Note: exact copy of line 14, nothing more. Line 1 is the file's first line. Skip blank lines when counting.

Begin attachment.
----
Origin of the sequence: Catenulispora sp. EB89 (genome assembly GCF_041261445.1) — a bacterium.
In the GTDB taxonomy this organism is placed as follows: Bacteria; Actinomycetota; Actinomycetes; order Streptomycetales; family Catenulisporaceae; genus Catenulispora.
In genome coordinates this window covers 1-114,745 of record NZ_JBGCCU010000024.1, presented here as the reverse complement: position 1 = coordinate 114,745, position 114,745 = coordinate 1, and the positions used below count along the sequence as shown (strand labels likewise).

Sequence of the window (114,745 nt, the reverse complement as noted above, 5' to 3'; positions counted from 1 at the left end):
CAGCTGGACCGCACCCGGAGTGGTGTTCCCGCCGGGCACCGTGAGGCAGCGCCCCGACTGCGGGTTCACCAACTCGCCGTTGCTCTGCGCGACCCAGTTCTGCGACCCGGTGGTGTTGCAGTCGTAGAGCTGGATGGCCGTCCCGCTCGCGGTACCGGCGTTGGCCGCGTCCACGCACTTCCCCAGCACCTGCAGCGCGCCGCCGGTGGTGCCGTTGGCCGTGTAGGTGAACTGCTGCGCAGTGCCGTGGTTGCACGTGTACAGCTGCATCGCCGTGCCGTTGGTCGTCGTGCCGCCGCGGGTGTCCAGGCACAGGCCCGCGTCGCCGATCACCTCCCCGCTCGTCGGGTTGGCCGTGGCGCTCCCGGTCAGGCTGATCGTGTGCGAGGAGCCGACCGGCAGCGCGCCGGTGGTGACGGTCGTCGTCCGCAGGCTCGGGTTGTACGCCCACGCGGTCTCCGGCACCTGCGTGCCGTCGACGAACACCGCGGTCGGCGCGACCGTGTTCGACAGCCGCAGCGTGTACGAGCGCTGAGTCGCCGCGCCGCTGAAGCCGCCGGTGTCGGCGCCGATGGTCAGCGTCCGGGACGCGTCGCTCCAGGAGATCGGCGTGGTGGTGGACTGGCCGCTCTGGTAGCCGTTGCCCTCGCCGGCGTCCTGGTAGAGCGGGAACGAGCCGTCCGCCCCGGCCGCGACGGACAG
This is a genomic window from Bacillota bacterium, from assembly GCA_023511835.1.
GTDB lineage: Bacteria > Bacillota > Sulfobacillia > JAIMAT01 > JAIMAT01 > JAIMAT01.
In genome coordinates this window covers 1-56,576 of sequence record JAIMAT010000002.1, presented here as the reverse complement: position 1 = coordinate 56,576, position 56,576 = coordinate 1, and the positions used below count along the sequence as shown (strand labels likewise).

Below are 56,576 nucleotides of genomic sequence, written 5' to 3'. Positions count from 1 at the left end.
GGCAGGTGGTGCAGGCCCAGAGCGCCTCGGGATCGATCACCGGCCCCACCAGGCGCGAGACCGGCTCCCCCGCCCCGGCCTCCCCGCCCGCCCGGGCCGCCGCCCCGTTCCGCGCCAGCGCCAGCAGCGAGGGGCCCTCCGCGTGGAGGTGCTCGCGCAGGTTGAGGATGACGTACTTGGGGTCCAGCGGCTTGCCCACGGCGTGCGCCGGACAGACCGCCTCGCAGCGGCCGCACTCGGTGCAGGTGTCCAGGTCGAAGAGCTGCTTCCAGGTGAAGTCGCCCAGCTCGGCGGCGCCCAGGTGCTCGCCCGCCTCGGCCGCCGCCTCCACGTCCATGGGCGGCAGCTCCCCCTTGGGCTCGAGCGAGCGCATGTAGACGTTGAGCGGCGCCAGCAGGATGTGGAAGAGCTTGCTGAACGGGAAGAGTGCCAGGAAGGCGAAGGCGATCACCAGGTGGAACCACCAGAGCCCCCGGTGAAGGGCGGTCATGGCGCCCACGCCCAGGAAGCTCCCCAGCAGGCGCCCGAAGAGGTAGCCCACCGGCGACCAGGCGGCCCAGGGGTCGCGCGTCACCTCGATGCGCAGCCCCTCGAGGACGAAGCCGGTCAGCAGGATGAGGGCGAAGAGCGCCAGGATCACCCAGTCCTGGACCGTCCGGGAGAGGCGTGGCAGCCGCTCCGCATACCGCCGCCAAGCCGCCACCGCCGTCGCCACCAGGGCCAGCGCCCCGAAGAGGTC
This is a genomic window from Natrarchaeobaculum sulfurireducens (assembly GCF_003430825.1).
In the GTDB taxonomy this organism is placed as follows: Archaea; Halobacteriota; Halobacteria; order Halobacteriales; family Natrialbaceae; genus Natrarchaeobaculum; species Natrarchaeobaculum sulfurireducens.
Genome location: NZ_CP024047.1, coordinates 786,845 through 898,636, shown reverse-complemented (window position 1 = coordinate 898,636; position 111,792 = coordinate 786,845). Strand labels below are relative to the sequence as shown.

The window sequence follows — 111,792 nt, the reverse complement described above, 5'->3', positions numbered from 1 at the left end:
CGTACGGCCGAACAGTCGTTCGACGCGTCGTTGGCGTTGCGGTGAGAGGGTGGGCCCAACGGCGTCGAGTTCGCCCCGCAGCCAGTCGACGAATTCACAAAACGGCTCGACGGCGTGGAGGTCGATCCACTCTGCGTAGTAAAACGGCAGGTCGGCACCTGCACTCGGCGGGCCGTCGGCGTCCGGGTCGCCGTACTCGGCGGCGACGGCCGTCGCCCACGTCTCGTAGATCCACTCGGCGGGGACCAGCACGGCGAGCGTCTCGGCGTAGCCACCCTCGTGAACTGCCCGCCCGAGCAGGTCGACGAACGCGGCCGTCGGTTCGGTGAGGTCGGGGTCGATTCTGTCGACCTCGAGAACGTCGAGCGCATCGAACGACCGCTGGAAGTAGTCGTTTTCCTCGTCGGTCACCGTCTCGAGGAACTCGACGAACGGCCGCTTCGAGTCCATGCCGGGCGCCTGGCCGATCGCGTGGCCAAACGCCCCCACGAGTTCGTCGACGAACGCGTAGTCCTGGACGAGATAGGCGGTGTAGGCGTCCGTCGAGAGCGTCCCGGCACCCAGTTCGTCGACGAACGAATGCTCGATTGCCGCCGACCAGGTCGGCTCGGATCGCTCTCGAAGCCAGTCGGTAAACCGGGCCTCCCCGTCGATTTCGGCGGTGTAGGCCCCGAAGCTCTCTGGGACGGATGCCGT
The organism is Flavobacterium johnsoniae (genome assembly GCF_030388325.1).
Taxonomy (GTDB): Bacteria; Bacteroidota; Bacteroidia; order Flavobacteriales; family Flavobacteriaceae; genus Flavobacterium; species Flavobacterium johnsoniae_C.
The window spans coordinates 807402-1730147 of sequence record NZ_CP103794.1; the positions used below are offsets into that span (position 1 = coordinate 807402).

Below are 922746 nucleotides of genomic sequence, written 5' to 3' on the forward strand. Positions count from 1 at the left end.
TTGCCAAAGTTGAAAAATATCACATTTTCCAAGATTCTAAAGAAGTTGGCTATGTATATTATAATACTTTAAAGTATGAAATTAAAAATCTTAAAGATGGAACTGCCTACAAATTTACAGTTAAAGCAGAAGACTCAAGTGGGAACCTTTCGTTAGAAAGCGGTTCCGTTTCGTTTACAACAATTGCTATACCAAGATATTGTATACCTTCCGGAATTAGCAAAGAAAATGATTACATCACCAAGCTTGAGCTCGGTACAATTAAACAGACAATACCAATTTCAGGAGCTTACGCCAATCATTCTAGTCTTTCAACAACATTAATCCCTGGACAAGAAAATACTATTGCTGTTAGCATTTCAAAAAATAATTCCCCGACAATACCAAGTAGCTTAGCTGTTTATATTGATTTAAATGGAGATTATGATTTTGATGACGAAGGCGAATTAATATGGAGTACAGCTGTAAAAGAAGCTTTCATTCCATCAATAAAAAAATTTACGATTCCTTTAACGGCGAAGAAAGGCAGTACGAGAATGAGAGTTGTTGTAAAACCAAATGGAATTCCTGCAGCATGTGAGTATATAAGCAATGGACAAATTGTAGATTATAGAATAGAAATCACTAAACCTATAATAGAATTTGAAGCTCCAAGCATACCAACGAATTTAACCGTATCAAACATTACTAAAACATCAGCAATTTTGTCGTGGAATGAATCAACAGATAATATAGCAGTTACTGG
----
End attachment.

The window sequence follows — 111,792 nt, the reverse complement described above, 5'->3', positions numbered from 1 at the left end: